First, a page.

Taxis, hire cars and busses bring them from the Airport and Port and the travellers pinch themselves to think they are really here. The angst of the last four months has made people worry if they were ever going to get to the Soller Valley again. For some this is their annual holiday and for others a return to a second home. Then there were Soller residents who were locked down in other parts of the world who have, at last, arrived home. After months of seeing the same people we have now jumped into the new reality. Lockdown stories are exchanged and then moved on from. One person’s story was very much like the other in most of Europe. What most arrivals had in common was a desire to play by whatever rules Spain has in place. Plenty of opinions and thoughts on some rules but no desire to be a maverick.
The Soller they arrived to what was, by Majorcan terms, busy. Restaurants and 60% of hotels open. Live music in some of our spaces including the first classical music of the season.
All outside venues and social distancing in place means that a more semblance of normal can take place. This week St Bartholomew Church hosts the first indoor concert of the area. This is for all the local groups to showcase traditional music and is a benefit concert to raise money for the repairs to the organ. This concert takes place on 24th July 2020 at 8.30 pm.
Some restaurants have waited till the UK tourists arrive before they opened. So the arguments now rage as to how far they can spread into the square with their tables.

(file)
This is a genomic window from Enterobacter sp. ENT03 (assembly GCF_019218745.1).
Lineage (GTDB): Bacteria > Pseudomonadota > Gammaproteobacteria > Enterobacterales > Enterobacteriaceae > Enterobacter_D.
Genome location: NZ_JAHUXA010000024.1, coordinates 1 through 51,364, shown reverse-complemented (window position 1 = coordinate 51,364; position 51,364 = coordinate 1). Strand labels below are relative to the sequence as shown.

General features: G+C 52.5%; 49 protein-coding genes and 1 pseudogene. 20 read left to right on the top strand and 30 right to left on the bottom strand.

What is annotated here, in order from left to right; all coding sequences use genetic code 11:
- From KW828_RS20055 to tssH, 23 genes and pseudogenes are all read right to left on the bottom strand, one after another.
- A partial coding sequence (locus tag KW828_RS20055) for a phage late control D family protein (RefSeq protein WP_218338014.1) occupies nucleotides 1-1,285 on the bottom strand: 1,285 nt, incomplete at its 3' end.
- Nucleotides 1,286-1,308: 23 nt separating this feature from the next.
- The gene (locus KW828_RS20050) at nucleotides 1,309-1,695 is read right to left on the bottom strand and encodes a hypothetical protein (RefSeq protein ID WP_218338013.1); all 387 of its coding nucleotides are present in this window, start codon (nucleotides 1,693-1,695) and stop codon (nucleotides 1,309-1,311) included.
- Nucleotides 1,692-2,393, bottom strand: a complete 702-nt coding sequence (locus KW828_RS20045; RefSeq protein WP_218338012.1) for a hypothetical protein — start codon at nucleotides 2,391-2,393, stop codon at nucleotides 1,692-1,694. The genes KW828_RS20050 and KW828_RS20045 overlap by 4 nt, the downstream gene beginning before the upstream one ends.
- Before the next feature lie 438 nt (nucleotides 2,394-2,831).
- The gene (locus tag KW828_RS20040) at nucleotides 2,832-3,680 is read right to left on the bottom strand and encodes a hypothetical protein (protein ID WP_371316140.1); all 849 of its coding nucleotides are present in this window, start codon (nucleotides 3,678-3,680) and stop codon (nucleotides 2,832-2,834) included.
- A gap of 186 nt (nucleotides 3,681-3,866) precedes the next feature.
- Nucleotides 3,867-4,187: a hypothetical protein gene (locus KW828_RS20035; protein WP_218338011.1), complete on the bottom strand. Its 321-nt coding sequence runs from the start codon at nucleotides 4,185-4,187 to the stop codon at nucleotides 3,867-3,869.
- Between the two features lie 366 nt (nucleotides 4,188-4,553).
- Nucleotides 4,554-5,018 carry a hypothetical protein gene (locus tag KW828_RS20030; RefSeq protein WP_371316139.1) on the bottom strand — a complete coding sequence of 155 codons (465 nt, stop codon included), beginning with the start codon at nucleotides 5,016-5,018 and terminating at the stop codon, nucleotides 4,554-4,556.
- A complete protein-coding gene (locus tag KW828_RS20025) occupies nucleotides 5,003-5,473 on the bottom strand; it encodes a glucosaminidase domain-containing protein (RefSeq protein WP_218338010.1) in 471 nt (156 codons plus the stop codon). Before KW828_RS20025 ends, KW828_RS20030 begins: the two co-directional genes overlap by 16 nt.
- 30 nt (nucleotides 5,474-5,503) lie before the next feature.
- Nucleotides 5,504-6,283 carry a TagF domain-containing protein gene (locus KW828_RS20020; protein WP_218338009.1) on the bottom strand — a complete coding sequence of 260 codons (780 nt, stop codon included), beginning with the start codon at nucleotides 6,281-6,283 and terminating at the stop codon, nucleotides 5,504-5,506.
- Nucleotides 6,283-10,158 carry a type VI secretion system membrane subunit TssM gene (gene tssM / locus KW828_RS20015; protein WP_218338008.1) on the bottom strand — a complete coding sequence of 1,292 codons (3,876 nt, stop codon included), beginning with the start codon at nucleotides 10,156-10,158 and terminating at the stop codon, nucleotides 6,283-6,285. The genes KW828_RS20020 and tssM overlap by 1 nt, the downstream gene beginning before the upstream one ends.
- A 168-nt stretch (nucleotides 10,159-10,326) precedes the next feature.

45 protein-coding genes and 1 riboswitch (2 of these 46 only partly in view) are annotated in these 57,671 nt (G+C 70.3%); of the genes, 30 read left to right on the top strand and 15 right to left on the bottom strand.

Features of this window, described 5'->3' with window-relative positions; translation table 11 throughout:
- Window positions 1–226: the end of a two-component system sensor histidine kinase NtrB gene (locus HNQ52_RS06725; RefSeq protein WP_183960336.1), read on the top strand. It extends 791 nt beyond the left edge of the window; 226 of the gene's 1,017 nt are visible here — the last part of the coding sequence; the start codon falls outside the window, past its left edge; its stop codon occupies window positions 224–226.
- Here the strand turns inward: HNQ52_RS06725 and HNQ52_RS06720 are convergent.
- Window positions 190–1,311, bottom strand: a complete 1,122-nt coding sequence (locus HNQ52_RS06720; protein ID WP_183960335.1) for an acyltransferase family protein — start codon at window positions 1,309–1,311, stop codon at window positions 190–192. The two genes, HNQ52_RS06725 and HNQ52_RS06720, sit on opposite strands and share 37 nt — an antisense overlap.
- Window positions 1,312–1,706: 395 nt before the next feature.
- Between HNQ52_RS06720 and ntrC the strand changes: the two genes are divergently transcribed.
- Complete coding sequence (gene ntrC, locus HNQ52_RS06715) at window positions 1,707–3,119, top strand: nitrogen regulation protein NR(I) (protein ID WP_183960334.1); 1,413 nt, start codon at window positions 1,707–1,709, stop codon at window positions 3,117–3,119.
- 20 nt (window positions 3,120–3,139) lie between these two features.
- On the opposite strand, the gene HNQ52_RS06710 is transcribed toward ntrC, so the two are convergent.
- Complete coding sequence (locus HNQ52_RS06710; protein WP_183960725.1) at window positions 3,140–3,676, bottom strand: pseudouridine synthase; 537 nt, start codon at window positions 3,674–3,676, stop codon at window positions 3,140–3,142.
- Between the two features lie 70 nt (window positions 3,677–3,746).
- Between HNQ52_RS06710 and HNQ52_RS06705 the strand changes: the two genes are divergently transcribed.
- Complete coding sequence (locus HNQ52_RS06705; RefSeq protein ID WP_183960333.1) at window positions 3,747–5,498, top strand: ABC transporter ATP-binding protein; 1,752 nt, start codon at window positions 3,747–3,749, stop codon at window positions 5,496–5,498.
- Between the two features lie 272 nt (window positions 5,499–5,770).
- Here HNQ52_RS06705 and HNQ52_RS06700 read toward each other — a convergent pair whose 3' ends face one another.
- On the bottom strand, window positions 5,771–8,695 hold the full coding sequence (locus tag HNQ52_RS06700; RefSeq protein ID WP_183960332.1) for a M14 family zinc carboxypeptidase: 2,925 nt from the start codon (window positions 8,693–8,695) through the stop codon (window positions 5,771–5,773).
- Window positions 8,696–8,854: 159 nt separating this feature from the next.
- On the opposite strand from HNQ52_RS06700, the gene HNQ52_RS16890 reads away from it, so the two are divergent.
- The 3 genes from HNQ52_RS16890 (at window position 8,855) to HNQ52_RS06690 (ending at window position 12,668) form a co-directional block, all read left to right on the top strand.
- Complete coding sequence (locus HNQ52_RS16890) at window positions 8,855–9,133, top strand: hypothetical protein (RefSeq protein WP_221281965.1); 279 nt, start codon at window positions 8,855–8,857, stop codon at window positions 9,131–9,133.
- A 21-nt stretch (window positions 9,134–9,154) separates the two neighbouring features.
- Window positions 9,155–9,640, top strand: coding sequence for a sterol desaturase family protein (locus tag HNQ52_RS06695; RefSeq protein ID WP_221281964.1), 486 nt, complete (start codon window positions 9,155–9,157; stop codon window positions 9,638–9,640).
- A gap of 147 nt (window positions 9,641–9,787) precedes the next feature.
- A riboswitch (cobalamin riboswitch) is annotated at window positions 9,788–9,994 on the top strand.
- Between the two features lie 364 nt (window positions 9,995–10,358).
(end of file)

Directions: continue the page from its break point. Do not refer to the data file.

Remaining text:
The rationale behind all this is that in Soller Square the businesses pay the Town Hall for all space they occupy outside their premises. The price is paid on a ‘per table’ basis. Social distancing means that the restaurants can’t use all their tables in the space they have so they wish to pay the Town Hall less. Town Hall says ‘no, we will give you extra space to spread out in Fountain Square’. Market traders and other users of that square have an opinion and now its all words, words, words. The families who occupy these tables are here in the school holidays – for the next six weeks. The fear is that the Town Hall will not resolve this until the 6 weeks have passed. The heat and the angst for Soller businesses this year is sometimes overwhelming.
The raccoons of the mountains have occupied head space this week. We like to think that nothing roams the mountains apart from the goats, rats and mice. Sometimes, caught in the glare of a headlight a larger creature darts across the road especially when driving over the Coll and on the Deia to Valldemossa road.
I have seen them and thought they were small foxes until I was told that there are no foxes in Majorca.
This week, in traps set for other creatures, three racoons were caught. This made me research a little of raccoon life in Majorca. This is what I learned…
‘The raccoons are considered an introduced species, invasive and a tough competition for other native predators of the Serra de Tramuntana. The Soller veterinarian Bartomeu Galmés explained that the raccoon “is an animal that has adapted very well to the Sierra to the point that it has already settled and bred here”. He also recalled that in recent years’ other specimens have been caught in the area between Sóller, Alconàsser and Deià. Galmés warned that it is a “greedy animal to be competition with other native mammals such as martens, and weasels”. Raccoons have rabbits, chickens, birds and eggs as their main food source. Its presence in Majorca has been confirmed for several years now’.
This is a mystery uncovered for me as so many told me that my eyes were playing tricks when I reported seeing animals on nighttime mountain drives.
I wonder if the goats and raccoons get along as they share our mountains is my thought for the day.
I am now researching the wild bison which are warned against on mountain signs. Life in all its rich tapestry goes on in the Soller Valley – Bison hunt anyone?